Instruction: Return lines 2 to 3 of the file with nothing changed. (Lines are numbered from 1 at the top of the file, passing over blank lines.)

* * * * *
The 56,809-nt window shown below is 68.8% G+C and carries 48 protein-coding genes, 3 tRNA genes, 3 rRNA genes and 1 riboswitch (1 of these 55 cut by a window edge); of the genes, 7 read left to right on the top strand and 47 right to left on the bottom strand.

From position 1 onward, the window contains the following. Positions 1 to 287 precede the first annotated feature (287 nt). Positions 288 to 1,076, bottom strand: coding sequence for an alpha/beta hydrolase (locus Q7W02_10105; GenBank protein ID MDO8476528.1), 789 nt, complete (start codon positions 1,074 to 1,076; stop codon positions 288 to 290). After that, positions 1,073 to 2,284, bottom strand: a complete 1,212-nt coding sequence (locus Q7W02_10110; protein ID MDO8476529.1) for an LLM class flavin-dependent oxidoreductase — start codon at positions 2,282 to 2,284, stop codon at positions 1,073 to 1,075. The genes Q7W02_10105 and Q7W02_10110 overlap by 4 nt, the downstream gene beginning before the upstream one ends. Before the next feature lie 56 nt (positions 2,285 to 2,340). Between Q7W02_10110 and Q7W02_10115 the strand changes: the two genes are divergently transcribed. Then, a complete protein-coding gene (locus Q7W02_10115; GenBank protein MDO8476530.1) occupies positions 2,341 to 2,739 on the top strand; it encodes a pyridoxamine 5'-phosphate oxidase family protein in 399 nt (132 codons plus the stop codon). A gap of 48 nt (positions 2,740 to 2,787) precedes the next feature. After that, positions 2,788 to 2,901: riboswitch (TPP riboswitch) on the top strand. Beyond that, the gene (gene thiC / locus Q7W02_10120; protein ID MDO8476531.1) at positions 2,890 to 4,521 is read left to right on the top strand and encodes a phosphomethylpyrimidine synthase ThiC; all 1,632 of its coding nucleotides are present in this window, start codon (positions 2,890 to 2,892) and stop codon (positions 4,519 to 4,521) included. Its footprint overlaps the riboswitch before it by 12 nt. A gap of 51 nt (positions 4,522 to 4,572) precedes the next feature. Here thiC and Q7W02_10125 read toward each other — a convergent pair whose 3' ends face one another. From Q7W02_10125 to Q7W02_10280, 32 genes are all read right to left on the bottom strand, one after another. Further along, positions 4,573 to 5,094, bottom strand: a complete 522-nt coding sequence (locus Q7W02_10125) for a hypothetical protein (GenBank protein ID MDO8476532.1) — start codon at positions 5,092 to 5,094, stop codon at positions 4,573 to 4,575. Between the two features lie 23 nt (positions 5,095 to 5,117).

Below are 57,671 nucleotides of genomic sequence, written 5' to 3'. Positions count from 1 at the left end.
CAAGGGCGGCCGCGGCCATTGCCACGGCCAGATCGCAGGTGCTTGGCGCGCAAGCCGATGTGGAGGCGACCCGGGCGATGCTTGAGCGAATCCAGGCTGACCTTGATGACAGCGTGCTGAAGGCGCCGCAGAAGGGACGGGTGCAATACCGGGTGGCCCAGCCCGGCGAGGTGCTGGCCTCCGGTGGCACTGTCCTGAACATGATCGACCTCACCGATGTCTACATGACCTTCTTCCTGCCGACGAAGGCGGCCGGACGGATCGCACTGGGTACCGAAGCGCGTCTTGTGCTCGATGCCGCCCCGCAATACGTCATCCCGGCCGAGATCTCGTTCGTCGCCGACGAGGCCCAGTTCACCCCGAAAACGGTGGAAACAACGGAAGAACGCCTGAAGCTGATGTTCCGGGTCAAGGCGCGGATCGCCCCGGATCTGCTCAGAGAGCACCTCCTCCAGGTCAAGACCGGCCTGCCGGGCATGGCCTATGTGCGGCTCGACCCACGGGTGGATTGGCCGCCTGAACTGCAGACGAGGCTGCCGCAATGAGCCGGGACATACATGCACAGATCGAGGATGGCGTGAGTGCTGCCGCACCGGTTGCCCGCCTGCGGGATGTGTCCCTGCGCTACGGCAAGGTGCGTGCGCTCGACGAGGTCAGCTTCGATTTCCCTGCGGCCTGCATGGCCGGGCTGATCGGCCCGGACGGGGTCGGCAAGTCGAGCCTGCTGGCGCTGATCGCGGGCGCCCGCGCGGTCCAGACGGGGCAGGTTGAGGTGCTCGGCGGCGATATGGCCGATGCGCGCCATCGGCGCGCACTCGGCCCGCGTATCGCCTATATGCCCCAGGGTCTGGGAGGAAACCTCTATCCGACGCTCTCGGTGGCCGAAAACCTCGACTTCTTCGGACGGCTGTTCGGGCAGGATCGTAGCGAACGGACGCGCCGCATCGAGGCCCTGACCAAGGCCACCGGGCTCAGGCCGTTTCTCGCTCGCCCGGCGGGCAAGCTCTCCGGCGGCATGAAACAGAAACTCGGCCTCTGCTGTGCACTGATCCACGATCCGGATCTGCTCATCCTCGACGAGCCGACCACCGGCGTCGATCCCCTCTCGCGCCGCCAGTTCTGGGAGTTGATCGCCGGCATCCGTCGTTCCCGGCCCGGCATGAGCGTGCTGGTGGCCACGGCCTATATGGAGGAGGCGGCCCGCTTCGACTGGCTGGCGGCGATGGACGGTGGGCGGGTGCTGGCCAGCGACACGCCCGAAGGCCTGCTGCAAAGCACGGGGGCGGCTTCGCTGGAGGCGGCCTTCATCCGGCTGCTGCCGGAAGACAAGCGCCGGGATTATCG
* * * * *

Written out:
From position 1 onward, the window contains the following. Positions 1 to 287 precede the first annotated feature (287 nt). Positions 288 to 1,076, bottom strand: coding sequence for an alpha/beta hydrolase (locus Q7W02_10105; GenBank protein ID MDO8476528.1), 789 nt, complete (start codon positions 1,074 to 1,076; stop codon positions 288 to 290). After that, positions 1,073 to 2,284, bottom strand: a complete 1,212-nt coding sequence (locus Q7W02_10110; protein ID MDO8476529.1) for an LLM class flavin-dependent oxidoreductase — start codon at positions 2,282 to 2,284, stop codon at positions 1,073 to 1,075. The genes Q7W02_10105 and Q7W02_10110 overlap by 4 nt, the downstream gene beginning before the upstream one ends. Before the next feature lie 56 nt (positions 2,285 to 2,340). Between Q7W02_10110 and Q7W02_10115 the strand changes: the two genes are divergently transcribed. Then, a complete protein-coding gene (locus Q7W02_10115; GenBank protein MDO8476530.1) occupies positions 2,341 to 2,739 on the top strand; it encodes a pyridoxamine 5'-phosphate oxidase family protein in 399 nt (132 codons plus the stop codon). A gap of 48 nt (positions 2,740 to 2,787) precedes the next feature. After that, positions 2,788 to 2,901: riboswitch (TPP riboswitch) on the top strand. Beyond that, the gene (gene thiC / locus Q7W02_10120; protein ID MDO8476531.1) at positions 2,890 to 4,521 is read left to right on the top strand and encodes a phosphomethylpyrimidine synthase ThiC; all 1,632 of its coding nucleotides are present in this window, start codon (positions 2,890 to 2,892) and stop codon (positions 4,519 to 4,521) included. Its footprint overlaps the riboswitch before it by 12 nt. A gap of 51 nt (positions 4,522 to 4,572) precedes the next feature. Here thiC and Q7W02_10125 read toward each other — a convergent pair whose 3' ends face one another. From Q7W02_10125 to Q7W02_10280, 32 genes are all read right to left on the bottom strand, one after another. Further along, positions 4,573 to 5,094, bottom strand: a complete 522-nt coding sequence (locus Q7W02_10125) for a hypothetical protein (GenBank protein ID MDO8476532.1) — start codon at positions 5,092 to 5,094, stop codon at positions 4,573 to 4,575. Between the two features lie 23 nt (positions 5,095 to 5,117).

Below are 57,671 nucleotides of genomic sequence, written 5' to 3'. Positions count from 1 at the left end.